Do we really need three meals a day?
Are three meals nesseary?
Three meals per day is an assumed necessity, perhaps even with additional snacks to curb the “hangry”. However, this idea is quite a new phenomena, contradicting most of our evolution.
According to some historians, the Romans were accustomed to consuming one large meal per day around noon. Eating large portions of food in the morning or evening was believed to be detrimental to the digestive process and pure gluttony.
In Eastern traditions, those seeking enlightenment strictly adhere to a single meal dietary practice. Meals are eaten before noon, giving the body a 12 hour window of time to allow for thorough digestion. This empowers the liver’s numerous metabolic functions occurring between 1 am – 3am; in accordance with the Chinese body clock ( an ancient observation of the body’s internal organs at peck activity within a rotating two hour time span). It is believed that consuming food in the late evening hours negatively effects liver performance, including the cleansing of the blood.
Nutritional teacher and researcher Paul Pitchford comments on eating one meal per day stating, “It illustrates two central ideas: one that eating late at night can cause the liver and its subtle metabolic processes to work less efficiently: and two, that with less food one generally has more energy, greater clarity, and a need for far less sleep.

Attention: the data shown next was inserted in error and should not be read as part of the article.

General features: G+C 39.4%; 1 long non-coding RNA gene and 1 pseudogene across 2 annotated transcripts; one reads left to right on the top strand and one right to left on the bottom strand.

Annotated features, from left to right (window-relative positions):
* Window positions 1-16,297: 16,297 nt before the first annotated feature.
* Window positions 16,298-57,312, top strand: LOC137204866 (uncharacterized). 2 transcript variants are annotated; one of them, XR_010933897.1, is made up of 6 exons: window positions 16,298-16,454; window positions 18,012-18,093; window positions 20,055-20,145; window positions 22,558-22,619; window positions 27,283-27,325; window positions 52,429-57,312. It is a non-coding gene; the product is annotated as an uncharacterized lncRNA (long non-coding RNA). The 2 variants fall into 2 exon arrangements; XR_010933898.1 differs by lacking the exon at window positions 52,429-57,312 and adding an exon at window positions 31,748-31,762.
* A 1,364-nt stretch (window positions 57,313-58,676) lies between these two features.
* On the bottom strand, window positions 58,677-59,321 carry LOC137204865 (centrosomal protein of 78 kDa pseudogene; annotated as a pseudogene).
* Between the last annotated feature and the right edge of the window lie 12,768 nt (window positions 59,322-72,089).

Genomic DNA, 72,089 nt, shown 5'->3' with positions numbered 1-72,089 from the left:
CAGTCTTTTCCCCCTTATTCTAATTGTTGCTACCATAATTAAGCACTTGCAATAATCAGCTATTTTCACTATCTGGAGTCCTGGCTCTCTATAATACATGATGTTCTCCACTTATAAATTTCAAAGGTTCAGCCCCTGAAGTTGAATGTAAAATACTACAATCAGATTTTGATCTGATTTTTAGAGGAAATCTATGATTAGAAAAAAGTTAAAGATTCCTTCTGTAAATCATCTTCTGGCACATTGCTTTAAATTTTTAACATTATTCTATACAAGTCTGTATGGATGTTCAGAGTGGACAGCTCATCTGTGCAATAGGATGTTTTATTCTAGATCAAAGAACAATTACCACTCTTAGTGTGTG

They Only Sleep For Three Hours...
Unsplash photo by: Victoria Shes
it is fascinating that many yogis and gurus only require around three hours of sleep from midnight to three A.M; in which they arise to begin their meditation and breathing exercises. Interestingly, for many adhering to this lifestyle claim that maintaining the single meal dietary practice allows the body to spend less energy dealing with the burden of digestion providing the senses with heightened vitality and awareness.
However, consuming food once per day is not practical or even optimal for the most individuals living in our modern society. In the wake of the Industrial Revolution, it became a necessity to eat with continued frequency due to the long gruelling working hours. As electricity became a household staple, our main meal ( which previously was eaten mid-day) gradually become an evening affair.
16:8 - Intermittent Fasting
There is a growing movement advocating the benefits of consuming two-meals per day, also known as intermittent fasting. The 16:8 allows for 16 hours in which the body remains in a fasted state, breaking the fast usually around noon and eating one’s last meal around 7 pm.
Contrary to the breakfast marketing campaigns, eating sugary carbohydrate foods in the morning not only generates a large spike in blood sugar levels; it also can elevate cortisol levels in the blood leading to insulin resistance and other diseases.
For thousands of years those following Eastern health traditions begin their day around 3 am eating their first meal anywhere between 7 – 9 Am and their second meal around 3-5 pm. It is believed that the quantity of the first meal should be large and very hydrating. A second smaller meal is consumed late afternoon containing cooked root veg and protein rich sources.
Our hunter gather ancestors would have most likely eaten in a sporadic seasonal way, enjoying the harvests as well as surviving the fasts. Excess can be as toxic as deficiency, our goal is to find the balance, that sweet spot in-between.